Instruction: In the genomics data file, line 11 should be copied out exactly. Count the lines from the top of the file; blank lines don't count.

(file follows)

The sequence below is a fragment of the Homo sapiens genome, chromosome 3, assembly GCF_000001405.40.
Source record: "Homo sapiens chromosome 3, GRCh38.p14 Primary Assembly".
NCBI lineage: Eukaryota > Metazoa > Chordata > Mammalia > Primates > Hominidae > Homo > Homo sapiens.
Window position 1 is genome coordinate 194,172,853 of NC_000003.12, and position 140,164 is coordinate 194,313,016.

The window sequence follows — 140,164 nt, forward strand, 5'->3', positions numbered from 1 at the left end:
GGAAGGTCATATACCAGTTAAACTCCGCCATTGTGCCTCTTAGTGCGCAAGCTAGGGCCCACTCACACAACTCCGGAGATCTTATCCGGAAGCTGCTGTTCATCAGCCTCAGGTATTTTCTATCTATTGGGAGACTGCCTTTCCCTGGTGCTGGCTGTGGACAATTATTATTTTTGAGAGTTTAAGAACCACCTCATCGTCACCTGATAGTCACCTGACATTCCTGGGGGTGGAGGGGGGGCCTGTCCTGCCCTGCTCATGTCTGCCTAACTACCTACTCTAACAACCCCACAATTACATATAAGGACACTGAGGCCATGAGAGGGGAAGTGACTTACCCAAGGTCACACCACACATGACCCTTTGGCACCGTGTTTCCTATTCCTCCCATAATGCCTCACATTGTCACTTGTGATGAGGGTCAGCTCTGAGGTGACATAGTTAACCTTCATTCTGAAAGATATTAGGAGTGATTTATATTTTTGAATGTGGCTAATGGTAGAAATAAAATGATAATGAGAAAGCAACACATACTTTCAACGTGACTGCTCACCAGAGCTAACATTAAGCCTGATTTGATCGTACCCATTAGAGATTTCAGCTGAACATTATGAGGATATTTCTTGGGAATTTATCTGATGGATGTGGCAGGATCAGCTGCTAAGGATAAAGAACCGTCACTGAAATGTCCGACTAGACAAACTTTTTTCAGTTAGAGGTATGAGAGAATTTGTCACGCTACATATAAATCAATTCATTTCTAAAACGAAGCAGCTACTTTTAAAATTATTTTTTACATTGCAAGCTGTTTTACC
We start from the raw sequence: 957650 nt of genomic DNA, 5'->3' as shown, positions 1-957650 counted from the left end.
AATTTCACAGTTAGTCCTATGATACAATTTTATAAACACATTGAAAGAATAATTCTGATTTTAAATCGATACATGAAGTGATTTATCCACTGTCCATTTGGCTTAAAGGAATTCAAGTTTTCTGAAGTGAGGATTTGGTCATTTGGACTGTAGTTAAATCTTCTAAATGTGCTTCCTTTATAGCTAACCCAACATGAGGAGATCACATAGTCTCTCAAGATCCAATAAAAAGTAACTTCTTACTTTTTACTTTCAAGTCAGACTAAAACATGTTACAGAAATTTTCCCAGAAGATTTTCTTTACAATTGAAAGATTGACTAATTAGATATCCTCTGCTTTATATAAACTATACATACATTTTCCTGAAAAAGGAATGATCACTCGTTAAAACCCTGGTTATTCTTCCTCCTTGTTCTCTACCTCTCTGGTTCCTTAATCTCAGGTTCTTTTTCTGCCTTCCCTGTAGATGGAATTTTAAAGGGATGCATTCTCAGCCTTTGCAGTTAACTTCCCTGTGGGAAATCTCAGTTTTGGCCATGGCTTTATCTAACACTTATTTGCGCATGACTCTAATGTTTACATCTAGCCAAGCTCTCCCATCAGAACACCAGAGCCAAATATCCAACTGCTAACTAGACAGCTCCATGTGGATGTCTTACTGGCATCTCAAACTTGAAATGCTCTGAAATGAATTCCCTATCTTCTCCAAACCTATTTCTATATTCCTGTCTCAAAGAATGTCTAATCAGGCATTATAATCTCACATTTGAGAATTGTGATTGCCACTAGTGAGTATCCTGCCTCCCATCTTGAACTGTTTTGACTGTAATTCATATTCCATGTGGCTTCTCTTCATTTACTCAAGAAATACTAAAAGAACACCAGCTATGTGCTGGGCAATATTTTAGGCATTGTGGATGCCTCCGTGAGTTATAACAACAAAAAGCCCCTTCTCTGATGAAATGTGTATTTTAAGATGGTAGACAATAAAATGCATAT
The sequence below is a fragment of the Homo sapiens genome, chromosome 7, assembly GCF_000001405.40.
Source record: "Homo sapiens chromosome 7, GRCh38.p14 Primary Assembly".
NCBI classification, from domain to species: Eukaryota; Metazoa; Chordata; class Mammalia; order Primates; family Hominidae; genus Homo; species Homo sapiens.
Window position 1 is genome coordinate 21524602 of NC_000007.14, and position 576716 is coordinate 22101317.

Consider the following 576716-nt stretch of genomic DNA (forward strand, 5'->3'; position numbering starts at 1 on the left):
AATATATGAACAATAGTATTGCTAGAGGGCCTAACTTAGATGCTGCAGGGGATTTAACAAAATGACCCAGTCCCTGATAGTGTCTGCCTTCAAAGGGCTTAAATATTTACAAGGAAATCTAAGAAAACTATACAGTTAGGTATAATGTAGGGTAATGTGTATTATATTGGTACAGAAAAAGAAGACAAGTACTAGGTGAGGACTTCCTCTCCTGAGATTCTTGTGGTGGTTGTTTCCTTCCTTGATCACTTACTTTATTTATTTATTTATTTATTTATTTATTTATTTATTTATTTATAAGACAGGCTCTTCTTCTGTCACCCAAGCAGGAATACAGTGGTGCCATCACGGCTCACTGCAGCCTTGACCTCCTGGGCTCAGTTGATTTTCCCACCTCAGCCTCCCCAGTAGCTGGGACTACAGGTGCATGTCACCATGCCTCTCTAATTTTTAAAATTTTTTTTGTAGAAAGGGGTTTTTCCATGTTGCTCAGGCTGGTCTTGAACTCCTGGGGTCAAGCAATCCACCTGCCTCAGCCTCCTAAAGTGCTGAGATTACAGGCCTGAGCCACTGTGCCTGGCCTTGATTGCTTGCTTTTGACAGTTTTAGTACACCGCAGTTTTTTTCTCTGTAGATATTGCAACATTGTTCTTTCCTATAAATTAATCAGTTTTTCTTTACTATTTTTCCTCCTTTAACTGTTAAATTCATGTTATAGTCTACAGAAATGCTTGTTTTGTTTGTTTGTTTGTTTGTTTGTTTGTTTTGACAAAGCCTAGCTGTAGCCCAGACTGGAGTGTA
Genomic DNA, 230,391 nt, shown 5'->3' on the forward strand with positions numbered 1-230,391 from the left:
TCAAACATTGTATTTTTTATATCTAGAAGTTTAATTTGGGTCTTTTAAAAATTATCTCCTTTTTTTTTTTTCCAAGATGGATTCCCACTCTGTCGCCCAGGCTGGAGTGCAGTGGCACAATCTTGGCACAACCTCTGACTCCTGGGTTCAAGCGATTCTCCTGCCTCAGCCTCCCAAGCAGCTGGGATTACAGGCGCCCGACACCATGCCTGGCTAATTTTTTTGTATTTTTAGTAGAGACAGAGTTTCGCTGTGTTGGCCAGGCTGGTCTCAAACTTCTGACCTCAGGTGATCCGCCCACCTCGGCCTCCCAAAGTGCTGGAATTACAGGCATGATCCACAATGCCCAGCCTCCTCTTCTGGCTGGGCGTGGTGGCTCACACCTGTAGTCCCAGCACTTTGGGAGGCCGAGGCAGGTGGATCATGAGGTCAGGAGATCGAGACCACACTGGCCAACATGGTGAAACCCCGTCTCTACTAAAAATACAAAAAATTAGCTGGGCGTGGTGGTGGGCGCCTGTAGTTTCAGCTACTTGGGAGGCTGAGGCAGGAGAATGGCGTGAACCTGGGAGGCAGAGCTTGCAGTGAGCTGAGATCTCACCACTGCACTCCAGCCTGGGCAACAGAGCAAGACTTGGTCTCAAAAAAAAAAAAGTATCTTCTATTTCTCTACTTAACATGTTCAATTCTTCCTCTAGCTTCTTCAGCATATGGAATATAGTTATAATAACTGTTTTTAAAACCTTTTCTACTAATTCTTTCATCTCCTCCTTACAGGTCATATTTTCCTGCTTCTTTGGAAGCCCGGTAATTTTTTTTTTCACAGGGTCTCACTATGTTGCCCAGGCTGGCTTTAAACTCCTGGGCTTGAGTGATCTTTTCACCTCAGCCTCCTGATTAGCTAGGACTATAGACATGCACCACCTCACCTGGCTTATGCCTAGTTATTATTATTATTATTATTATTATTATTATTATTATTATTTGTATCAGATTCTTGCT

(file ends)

NCBI classification, from domain to species: Eukaryota; Metazoa; Chordata; class Mammalia; order Primates; family Hominidae; genus Homo; species Homo sapiens.